Tuesday, January 18, 2005

As inauguration nears, terror warnings drop

As inauguration nears, terror warnings drop
Report finds 'no credible information' terrorists planning attack
By Dan Eggen and Sari Horwitz
The Washington Post
Updated: 11:15 p.m. ET Jan. 17, 2005

In April, Homeland Security Secretary Tom Ridge announced that al Qaeda terrorists might strike during this week's presidential inauguration festivities in Washington. The warning was part of a drumbeat sounded by U.S. officials throughout 2004 that terrorists were seeking to launch attacks both during and after the election season.

Nine months later, the threat level has been lowered, and Ridge, speaking at a news conference last week, said there is no evidence of a plot to disrupt President Bush's inauguration. Previous warnings, Ridge explained, stemmed from threat reports tied to the elections — not to the inauguration more than two months later.

"There is nothing that we've seen, not just today, but over the period of the preceding several weeks, that gives us any reason to even consider, at this point, raising the threat level," Ridge said. "Normally, it's an aggregation of information we receive that we conclude is credible over a period of time. But there's absolutely nothing out there that would suggest we should even think about it."

Politics of threat assessment
The shift in rhetoric about the dangers posed by terrorists during the inauguration marks the latest retreat from last year's terrorism warnings, which, in retrospect, were based largely on faulty intelligence, dated information or — as with the inauguration — an educated guess.

The change in posture also illustrates the extent to which sketchy scraps of wiretap information, interrogation reports and other intelligence, known colloquially as "chatter," form the basis for much of the government's analysis of the terrorism threat. It underscores a simmering political debate over whether last year's warnings were influenced by a presidential campaign in which national security figured prominently.

A confidential seven-page threat assessment issued last week by the departments of Defense, Homeland Security and Justice said, "There is no credible information indicating that domestic or international terrorist groups are targeting the inauguration." But the assessment added that al Qaeda could make "a strategic decision to show that it has the ability to disrupt the American democratic process," according to a copy obtained by The Washington Post.

Ridge and other officials say they have little choice but to err on the side of caution by effectively shutting down a broad swath of Washington Thursday. An estimated 100 square blocks of downtown will be off-limits to the public during inaugural festivities, and about 7,000 troops will be deployed.

"It stands to reason if you're involved in law enforcement or security, that if you have one big event, at one spot, one platform where leaders from around the world are gathered at the same moment, it becomes an obvious target," said William H. Pickle, a former Secret Service official who is now Senate sergeant-at-arms. "Is it costly? Can it be overkill? Yes, but just imagine the ramifications and repercussions if something were to happen. . . . Law enforcement and security will always err on the side of safety, err on the side of doing something."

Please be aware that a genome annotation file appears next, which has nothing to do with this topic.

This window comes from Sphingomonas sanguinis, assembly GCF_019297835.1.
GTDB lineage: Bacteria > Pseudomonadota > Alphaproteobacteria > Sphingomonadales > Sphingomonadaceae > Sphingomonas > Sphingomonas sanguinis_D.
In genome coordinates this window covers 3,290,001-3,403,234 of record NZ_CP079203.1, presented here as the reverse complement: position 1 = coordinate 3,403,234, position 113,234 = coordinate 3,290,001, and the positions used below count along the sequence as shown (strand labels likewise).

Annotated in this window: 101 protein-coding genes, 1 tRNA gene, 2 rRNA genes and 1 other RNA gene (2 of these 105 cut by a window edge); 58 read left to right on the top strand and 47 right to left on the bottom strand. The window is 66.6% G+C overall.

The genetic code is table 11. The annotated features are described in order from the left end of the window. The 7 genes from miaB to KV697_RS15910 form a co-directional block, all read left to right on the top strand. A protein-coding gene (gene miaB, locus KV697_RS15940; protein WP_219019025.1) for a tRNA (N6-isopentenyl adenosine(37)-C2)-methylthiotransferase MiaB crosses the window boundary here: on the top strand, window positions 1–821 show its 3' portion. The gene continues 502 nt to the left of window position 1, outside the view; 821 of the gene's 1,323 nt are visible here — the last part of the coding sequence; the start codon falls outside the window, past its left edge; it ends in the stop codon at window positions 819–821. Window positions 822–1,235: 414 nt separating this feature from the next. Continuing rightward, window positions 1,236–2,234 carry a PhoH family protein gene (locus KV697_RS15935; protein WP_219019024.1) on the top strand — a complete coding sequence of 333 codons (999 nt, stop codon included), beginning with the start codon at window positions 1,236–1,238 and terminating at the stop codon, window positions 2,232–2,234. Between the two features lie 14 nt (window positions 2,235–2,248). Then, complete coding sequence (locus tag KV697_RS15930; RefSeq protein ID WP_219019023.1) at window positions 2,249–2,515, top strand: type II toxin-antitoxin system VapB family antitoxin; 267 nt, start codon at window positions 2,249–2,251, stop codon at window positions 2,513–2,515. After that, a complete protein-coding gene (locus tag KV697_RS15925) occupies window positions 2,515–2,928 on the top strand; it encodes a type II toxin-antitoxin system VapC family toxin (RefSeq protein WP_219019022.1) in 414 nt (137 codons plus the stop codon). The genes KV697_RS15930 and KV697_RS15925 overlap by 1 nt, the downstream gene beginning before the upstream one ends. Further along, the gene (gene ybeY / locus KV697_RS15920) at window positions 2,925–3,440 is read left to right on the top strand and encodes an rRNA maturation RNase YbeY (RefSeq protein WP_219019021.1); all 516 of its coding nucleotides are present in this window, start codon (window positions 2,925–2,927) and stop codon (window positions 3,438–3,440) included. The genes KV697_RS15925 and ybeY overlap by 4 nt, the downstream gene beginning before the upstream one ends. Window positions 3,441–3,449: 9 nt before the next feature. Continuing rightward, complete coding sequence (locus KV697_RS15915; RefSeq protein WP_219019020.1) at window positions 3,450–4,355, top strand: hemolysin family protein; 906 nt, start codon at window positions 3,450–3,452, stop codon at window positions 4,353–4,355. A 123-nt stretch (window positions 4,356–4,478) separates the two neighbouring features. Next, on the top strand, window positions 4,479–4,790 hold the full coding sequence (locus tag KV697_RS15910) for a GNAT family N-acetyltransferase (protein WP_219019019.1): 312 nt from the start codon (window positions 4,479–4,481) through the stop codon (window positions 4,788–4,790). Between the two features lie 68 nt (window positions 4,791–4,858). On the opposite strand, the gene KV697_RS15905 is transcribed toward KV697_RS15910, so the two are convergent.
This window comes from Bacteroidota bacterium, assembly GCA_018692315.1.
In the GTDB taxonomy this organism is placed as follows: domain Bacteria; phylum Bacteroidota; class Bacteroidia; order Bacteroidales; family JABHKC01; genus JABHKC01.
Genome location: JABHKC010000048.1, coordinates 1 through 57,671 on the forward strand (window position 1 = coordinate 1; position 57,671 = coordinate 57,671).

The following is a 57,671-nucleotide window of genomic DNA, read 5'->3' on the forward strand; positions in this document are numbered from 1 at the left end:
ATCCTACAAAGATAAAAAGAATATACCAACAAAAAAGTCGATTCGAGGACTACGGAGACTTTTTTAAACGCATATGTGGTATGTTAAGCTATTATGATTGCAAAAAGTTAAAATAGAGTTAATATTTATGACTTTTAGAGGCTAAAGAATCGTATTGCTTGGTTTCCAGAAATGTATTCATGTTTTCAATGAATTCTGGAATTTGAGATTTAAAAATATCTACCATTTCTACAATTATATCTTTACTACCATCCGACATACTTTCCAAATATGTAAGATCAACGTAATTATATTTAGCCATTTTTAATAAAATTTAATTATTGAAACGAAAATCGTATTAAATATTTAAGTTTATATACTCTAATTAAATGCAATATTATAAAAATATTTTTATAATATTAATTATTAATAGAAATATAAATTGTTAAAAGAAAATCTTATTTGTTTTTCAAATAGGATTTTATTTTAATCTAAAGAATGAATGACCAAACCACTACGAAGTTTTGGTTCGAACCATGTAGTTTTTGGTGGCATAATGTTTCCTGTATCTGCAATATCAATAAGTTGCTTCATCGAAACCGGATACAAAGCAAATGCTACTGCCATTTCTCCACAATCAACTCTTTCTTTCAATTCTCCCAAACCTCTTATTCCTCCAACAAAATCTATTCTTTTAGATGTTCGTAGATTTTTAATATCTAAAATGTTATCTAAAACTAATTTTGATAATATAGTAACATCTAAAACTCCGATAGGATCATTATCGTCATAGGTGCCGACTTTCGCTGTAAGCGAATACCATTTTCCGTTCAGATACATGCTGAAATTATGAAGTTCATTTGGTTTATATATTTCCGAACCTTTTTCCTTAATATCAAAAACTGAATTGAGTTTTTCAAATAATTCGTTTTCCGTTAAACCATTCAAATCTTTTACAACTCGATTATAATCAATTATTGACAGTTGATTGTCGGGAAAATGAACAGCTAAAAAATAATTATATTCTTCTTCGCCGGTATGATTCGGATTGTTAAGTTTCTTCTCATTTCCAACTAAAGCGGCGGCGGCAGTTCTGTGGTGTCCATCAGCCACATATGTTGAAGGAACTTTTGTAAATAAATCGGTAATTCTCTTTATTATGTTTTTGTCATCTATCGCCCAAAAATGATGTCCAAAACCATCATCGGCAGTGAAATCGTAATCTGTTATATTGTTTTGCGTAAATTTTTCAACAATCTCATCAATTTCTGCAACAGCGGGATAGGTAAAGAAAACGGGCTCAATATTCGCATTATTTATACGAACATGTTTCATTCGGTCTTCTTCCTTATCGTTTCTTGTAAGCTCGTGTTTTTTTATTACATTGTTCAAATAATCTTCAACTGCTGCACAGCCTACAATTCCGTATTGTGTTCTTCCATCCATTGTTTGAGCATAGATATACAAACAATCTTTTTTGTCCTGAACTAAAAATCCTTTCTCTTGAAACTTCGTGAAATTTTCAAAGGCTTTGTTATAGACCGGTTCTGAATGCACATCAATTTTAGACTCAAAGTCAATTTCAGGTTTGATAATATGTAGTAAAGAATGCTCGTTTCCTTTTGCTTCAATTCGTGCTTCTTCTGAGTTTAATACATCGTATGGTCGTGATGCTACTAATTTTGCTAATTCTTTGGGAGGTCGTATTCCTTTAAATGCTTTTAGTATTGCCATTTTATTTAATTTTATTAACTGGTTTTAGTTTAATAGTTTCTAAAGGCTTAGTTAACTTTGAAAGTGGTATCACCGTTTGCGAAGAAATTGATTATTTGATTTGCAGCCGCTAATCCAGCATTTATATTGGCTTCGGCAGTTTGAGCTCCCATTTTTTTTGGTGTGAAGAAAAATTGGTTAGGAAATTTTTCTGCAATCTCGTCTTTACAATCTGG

Al Qaeda has its own calendar
The al Qaeda terrorist network, which carried out the Sept. 11, 2001, attacks, has rarely, if ever, timed its attacks to Western calendars, experts say. In addition, the invasion of Afghanistan and other military operations have crippled its ability to mount operations within the United States, while war-ravaged Iraq has emerged as both a haven and a magnet for would-be jihadists.

But U.S. officials say that stringent security measures at the inauguration are necessary in light of repeated statements from Osama bin Laden and other al Qaeda leaders about their desire to attack U.S. political symbols and assassinate government officials.

"After the Madrid attacks, there was a lot of buzz among jihadists that striking in the U.S. would be a logical next step," said Rand Corp. terrorism expert Bruce Hoffman, referring to the pre-election bombings of commuter trains in the Spanish capital in March. "You have information that seems to be compelling but not quite specific, so you prudently expand it a bit to include the inauguration. . . . It's easier to protect special events than to maintain one's vigilance on just, say, January 31st, which is an ordinary day in an ordinary week."

Rohan Gunaratna, head of the International Centre for Political Violence and Terrorism Research in Singapore, said that jihadist groups remain a strategic threat to the United States in general and to Bush in particular. "Although suicide bombings are al Qaeda's hallmark, al Qaeda trained its members in assassination," Gunaratna said.

Warnings system under attack
But some government officials and outside experts contend that the revelations about the debatable evidence used to justify last year's warnings undermine the government's credibility. During the presidential campaign, a handful of Democrats, including former Vermont governor Howard Dean, raised questions about possible political motivations behind the recurring terror alerts and statements.